TRANSNET is “functionally out of money,” she says, so to build anything – a roadway or new trolley line – will take new money from somewhere,” which is why MTS is proposing a separate plan.

Alessio says SANDAG may unveil a new regional transportation plan in November, prioritizing high speed projects. She wants to see more work on it, adding “I do think you need to add in there some highway projects. In La Mesa, we’ve been promised a Highway 94/ State Route 125 interchange for years.” 

She says community groups are starting to come to SANDAG meetings, such as the Grossmont Mt. Helix Improvement Association. 

Her biggest concern with SANDAG’s regional is, “How will you pay for this and is it an effective use of money?” 

Another issue is evacuation routes; highway 94 is worse than Paradise – in the worst 1% statewide, and highway 6 is also deemed dangerous.  

“We should be really skeptical about putting more and more people in areas farther from where they want to go,” Parent says of major housing projects in rural high-fire areas.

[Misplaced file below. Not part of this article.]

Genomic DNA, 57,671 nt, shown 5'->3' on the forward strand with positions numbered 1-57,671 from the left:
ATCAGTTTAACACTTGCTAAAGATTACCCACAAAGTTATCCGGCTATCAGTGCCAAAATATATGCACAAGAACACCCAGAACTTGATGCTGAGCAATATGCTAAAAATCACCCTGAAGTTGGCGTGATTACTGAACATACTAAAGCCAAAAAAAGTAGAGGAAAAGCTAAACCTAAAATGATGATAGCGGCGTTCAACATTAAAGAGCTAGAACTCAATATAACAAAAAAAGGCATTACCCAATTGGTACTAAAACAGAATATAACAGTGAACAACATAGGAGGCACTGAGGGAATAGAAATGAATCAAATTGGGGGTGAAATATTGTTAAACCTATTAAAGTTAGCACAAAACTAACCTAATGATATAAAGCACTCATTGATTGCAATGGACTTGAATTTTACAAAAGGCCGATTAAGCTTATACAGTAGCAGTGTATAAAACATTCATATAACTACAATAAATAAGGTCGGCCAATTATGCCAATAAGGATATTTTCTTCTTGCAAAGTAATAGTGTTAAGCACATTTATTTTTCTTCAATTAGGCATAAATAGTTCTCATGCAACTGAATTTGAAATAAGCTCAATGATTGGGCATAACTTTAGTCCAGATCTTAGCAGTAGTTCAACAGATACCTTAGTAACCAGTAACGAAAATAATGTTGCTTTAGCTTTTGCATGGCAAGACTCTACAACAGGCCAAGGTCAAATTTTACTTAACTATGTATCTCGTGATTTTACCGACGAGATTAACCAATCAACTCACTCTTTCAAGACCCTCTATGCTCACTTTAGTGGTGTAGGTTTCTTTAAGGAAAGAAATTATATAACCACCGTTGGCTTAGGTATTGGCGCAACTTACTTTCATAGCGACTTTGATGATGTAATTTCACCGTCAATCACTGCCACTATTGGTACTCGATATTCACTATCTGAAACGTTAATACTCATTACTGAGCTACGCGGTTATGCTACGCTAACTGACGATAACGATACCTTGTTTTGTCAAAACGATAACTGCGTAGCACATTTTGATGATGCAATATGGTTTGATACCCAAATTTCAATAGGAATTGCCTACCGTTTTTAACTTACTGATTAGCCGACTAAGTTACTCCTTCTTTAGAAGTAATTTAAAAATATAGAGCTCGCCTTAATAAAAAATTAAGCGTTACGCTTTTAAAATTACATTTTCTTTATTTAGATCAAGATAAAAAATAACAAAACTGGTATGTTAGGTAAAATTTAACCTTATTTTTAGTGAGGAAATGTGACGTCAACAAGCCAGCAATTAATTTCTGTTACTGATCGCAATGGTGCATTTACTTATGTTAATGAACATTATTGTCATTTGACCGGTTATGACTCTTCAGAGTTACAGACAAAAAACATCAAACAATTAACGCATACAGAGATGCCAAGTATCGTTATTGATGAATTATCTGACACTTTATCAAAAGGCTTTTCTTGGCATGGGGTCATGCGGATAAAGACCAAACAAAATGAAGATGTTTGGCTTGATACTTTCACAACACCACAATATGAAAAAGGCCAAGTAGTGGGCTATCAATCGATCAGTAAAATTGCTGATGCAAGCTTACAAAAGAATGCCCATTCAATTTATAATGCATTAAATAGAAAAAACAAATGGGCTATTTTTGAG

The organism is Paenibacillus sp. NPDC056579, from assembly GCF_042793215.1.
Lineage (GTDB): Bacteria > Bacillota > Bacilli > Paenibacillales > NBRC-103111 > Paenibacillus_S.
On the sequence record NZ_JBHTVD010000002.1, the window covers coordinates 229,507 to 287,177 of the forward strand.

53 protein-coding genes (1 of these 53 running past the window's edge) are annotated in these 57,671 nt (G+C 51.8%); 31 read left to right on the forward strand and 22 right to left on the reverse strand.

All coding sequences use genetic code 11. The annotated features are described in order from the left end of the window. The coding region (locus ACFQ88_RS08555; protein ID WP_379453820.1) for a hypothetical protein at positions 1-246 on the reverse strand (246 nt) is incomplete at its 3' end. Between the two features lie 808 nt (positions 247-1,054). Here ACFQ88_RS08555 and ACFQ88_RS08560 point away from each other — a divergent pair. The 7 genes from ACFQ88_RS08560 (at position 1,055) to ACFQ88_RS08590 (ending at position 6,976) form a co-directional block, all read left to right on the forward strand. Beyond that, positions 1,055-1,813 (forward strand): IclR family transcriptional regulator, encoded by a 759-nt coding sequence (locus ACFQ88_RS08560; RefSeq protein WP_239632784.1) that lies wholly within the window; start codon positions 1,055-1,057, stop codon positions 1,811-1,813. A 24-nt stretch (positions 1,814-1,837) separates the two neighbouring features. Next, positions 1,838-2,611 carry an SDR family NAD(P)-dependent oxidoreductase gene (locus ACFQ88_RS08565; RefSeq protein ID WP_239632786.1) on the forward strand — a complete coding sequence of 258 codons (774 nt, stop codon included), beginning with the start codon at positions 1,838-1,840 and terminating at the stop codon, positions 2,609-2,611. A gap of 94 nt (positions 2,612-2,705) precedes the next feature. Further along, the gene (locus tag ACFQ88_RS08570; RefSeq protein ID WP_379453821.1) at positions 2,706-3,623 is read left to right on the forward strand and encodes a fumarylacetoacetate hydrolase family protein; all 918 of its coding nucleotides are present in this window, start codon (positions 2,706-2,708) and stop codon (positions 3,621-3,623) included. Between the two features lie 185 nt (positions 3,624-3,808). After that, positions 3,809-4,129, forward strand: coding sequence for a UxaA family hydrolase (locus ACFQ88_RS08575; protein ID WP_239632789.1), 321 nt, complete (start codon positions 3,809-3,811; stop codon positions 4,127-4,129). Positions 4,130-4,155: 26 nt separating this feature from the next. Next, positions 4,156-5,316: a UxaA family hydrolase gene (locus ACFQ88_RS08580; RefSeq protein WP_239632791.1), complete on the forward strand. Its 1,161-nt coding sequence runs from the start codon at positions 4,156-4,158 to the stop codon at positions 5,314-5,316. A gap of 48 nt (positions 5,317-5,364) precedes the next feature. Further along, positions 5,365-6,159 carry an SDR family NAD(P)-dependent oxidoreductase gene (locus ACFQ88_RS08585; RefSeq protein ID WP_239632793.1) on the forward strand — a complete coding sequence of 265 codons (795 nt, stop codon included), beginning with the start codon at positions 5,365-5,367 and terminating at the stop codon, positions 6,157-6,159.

Alessio agrees, and says building close to urban areas also helps reduce evacuation problems as wildfire dangers grow, “leaving the open areas open. I cannot agree more with that idea.”

Parent’s ideal transportation plan for our region would be prioritizing improved frequency and service where there’s an existing demand, which could be done with modest cost to increase trolley and bus service – all far cheaper than high speed or light rail lines.  These could be done “right away” without environmental review.  Second he would identify job centers not adequately served and create new transit lines to serve areas such as Kearny Mesa and Sorrento Valley.